403(b) plan

403(b) Contribution Limits

The 2024 403(b) contribution limit is $23,000 for pretax and Roth employee contributions and $69,0000 for employer and employee contributions. Employees who are 50 and older can save an extra $7,500 in catch-up contributions, bringing their employee contribution limit to $30,500. As of 2023, your total contributions can’t surpass your yearly earnings at the employer that offers your plan.

Withdrawing From a 403(b) Plan

According to the IRS, there are several circumstances in which a person can withdraw money from a 403(b) plan. Some ways don’t incur a penalty fee of 10% on the amount withdrawn, but some do.

Here are the ways you can take money out of a 403(b) account without paying a penalty fee:

  • Reach age 59 ½
  • Reach age 55 and leave their employer – A person can access the money in their 403(b) without paying a penalty. When withdrawing from a traditional 403(b), a person will have to pay ordinary income taxes. 
  • Become disabled: If someone is found to be totally and permanently disabled, as defined by the IRS, they can withdraw from their 403(b) without paying a penalty. They will still owe income taxes. 
  • Die: If a plan participant dies, their designated beneficiaries can withdraw money penalty-free but will owe taxes on the amount withdrawn. 

Circumstances where you can take money out of a 403(b) but would have to pay a penalty of 10% of the amount withdrawn on top of regular income taxes:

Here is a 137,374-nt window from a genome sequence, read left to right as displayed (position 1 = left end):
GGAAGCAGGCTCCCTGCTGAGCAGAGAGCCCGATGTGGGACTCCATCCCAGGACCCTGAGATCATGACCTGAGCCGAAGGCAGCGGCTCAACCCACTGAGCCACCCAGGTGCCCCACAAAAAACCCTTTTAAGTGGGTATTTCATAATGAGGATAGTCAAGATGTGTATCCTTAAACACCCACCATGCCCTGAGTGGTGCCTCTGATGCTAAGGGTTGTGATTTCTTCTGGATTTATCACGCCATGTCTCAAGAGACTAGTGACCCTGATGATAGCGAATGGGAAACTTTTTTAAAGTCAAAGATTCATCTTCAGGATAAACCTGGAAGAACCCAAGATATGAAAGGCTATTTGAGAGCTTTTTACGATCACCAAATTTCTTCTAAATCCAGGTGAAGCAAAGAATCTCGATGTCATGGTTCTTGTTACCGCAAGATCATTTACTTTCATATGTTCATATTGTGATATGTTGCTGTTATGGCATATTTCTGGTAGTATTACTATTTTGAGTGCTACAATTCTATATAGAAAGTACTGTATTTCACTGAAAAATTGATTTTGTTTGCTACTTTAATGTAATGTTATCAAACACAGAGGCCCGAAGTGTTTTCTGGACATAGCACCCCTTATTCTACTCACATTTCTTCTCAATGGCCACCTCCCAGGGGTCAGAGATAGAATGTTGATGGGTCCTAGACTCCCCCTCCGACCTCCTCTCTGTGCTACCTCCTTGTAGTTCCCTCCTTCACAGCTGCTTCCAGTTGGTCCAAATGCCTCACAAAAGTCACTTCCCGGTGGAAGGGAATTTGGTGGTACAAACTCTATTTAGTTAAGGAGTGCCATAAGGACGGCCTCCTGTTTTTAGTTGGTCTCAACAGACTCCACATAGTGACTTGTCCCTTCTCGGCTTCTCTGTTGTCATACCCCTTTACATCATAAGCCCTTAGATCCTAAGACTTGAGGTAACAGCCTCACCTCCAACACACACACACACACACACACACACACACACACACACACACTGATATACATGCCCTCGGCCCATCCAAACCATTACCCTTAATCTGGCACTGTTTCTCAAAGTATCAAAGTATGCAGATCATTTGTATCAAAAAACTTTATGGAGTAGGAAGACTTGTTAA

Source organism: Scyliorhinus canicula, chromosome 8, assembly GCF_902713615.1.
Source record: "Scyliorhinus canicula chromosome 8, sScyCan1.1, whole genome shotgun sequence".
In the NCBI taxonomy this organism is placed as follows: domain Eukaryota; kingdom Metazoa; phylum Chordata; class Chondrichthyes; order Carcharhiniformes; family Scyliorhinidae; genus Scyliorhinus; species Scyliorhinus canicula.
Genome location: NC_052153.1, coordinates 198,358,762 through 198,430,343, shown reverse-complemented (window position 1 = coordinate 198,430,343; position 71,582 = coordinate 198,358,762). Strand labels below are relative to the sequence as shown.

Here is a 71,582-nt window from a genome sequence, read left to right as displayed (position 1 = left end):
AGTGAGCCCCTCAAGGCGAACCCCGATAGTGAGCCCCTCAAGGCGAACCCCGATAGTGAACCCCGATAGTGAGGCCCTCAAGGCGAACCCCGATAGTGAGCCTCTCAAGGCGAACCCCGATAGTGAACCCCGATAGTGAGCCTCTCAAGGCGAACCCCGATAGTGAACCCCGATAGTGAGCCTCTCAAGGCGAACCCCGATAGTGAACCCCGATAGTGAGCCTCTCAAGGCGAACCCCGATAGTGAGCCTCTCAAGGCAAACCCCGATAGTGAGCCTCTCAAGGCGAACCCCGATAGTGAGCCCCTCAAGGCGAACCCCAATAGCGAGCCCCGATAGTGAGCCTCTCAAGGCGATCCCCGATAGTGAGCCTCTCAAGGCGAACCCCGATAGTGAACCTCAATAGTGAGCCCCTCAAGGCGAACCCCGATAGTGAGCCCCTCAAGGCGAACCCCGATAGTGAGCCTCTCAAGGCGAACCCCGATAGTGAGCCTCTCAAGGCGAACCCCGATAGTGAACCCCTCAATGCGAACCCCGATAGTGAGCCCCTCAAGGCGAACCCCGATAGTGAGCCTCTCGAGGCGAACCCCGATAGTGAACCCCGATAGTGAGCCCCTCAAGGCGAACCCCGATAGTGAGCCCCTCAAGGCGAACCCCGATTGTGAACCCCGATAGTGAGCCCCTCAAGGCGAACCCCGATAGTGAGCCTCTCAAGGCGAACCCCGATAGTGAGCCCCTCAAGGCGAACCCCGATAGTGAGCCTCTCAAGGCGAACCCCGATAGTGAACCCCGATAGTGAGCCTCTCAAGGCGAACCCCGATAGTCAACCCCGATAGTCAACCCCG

• Leave their employer and withdraw the money – If an employee decides against a rollover and withdraws the money as a distribution without meeting an exception, it will result in a 10% penalty on top of regular income taxes. An exception could be a disability or retirement age.
  • Financial hardship
  • Medical expenses
  • Buying a primary residence
  • Educational expenses after high school
  • Fixing damage to one’s primary home

Alternatives to withdrawing money from a 403(b) plan

There are alternatives to withdrawing from a 403(b) account to cover expenses before retirement:

  • Use emergency savings– Before withdrawing funds from a retirement account, an individual might consider using any emergency savings to cover costs.
  • Borrow money – An individual can obtain a personal loan from a bank or apply for a credit card. Homeowners could apply for a home equity line of credit or refinance their mortgage to borrow more money. Taking on debt isn’t something to take lightly. However, someone might calculate that the costs of missing out on the tax-advantaged savings in a 403(b) and paying penalties and taxes on an early 403(b) withdrawal may be greater than the risk of taking on debt.


In most circumstances, however, taking early distributions will incur a 10% penalty on the withdrawn amount. Taking money out from a retirement fund early means the retirement income cannot continue to grow and be part of a future financial plan. As such, individuals may want to consider all the alternatives before withdrawing funds from their retirement accounts.

bill wallace author teacher retirement plans

About Author

Bill Wallace blends his academic background in Literature with his ventures in International Business and finance. His professional journey took him across Europe, especially in Spain, where his passion for writing evolved. Since then, armed with his literary finesse and investment acumen, he has been crafting financial content for teachers worldwide. More about me.